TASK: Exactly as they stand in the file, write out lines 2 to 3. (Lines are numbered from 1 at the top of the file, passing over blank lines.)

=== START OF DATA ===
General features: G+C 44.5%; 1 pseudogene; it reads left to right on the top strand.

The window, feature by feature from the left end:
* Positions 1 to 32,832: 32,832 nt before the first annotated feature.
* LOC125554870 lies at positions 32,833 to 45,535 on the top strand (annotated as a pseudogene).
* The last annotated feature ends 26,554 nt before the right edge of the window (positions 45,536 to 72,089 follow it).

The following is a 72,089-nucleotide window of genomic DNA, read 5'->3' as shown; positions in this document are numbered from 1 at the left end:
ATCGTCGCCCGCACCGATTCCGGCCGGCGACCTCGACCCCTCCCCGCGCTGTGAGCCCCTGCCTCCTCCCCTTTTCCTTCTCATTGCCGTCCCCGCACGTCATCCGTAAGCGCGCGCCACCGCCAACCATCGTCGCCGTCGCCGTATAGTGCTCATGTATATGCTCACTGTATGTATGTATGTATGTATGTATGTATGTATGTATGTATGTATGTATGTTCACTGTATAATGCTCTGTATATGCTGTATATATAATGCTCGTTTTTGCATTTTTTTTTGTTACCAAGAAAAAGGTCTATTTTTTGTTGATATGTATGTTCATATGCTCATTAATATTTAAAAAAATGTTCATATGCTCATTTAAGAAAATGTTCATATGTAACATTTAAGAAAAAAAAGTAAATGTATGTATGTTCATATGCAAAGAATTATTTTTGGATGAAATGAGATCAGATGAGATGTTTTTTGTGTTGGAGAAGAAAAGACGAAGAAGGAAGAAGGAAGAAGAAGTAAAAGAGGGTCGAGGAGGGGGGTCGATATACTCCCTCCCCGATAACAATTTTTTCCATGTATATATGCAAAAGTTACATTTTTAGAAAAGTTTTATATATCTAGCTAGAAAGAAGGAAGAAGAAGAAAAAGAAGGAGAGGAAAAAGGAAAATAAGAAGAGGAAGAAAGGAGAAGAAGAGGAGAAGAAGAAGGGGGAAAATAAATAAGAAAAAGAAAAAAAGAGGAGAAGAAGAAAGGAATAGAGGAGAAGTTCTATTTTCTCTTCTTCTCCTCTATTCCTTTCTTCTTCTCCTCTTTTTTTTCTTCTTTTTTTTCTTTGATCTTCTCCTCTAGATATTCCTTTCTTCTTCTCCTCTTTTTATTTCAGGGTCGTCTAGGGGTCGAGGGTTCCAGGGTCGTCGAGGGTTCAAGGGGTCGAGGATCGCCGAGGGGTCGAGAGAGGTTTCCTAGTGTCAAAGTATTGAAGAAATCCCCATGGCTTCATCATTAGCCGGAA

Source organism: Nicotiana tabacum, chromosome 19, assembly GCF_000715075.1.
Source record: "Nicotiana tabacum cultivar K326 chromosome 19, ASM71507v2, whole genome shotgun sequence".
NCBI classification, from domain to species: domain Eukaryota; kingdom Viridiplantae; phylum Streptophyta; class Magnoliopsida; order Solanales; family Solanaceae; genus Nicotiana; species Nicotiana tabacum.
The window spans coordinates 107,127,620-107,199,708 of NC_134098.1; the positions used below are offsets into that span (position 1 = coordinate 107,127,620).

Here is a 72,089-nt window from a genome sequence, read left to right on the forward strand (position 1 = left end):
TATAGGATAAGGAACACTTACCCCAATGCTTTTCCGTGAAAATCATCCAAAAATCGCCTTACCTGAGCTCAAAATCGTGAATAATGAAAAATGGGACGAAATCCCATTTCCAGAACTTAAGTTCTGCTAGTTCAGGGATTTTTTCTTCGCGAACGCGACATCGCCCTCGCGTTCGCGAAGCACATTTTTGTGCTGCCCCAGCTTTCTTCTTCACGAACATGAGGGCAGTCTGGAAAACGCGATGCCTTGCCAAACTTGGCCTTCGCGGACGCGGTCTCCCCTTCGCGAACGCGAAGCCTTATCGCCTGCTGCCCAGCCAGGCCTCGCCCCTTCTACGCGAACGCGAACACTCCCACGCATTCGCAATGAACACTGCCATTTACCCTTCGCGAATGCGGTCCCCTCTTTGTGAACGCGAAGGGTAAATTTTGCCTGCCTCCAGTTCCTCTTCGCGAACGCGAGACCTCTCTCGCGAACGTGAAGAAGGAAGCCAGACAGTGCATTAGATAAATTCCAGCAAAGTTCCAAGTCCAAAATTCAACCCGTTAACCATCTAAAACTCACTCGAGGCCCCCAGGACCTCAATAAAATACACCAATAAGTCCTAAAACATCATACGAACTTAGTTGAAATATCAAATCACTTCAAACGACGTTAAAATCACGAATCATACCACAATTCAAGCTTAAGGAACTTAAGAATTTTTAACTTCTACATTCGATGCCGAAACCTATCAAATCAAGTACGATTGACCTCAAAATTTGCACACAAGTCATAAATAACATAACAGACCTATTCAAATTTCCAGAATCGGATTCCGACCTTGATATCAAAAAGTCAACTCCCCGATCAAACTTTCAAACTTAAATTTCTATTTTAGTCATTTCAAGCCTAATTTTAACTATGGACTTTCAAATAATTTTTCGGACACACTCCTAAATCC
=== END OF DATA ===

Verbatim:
The window, feature by feature from the left end:
* Positions 1 to 32,832: 32,832 nt before the first annotated feature.